Reactions from Tehran and Washington to the interim agreement reached between Iran and the U.S. and its major allies tell a tale about which party is confident and which is not about going forward.
The Obama administration has been doing battle with Senate members, including Democrats, who support tightening sanctions to hold Iran’s feet to the fire. Fearful of legislation that would further reduce Iran’s oil exports and risk having Iran walk away from negotiations on its nuclear program, the White House is describing the proposed bill as “a march to war.” That kind of inflammatory language ratchets up the contentious debate over whether the threat of new sanctions would improve or impair the talks with Iran. Already critics of Israel are assuming Jerusalem and AIPAC, its lobby in Washington, of leading the U.S. into another overseas military conflict. Columnist Pat Buchanan wrote this week that the Senate was on the verge of giving Israeli Prime Minister Benjamin Netanyahu “a virtual blank check — for war on Iran.”
Senators who support the new legislation insist that it was sanctions that brought Iran to the negotiating table in the first place, and that passage of the bill would give the U.S. and its allies “a diplomatic insurance policy” if Iran breaks its word or if the talks break down.
Meanwhile, Iran’s president, Hassan Rouhani, wrote on social media this week that his country’s relationship with the world “is based on Iran’s national interests” and that in the Geneva agreement “world powers surrendered to the Iranian nation’s will.”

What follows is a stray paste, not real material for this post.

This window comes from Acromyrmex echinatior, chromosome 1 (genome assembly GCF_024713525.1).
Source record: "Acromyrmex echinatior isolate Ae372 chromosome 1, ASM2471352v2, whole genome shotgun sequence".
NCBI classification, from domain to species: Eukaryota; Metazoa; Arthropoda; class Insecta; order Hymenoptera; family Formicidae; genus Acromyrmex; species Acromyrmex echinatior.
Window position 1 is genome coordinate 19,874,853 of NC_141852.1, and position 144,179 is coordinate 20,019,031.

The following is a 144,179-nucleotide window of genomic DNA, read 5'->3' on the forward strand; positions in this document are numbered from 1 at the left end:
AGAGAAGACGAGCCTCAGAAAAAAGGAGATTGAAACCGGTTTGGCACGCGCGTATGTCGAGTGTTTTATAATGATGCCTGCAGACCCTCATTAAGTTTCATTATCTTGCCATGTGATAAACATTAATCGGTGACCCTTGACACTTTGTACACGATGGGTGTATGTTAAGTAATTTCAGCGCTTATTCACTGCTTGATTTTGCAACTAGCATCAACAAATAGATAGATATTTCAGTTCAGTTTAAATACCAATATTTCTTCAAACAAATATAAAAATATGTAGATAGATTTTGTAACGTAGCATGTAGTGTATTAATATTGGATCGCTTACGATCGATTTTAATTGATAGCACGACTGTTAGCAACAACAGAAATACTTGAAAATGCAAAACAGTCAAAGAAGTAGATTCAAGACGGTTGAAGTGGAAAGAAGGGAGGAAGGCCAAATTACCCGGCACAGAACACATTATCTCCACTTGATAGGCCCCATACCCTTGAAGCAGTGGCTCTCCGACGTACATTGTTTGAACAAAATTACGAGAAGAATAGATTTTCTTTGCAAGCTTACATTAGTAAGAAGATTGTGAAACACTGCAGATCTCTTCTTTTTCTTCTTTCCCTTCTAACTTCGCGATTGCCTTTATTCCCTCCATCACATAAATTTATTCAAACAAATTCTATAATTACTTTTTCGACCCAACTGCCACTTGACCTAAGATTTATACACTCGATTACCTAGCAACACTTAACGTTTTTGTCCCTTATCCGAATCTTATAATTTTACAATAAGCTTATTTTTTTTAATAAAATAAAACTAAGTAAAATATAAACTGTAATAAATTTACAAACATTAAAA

Since the interim agreement was reached in November, Iran has continued to build centrifuges for uranium enrichment and is doing some construction in Arik, the site of a heavy-water nuclear reactor site that could provide nuclear arms through plutonium. And former U.S. diplomat Elliott Abrams noted in his blog that Iran’s foreign minister, seen to be a moderate, was in Beirut this week and laid a wreath at the grave of “the Hezbollah terrorist who had killed more Americans than any other man” prior to 9/11.
While the White House expresses deep concern over new sanctions for fear of upsetting Iran, the Iranians seem to be going out of their way to flaunt their upgraded diplomatic status and go about their dangerous business. We hope President Obama is not so committed to see the nuclear talks succeed that he turns a blind eye to Iranian actions that spell nuclear determination and deceit.
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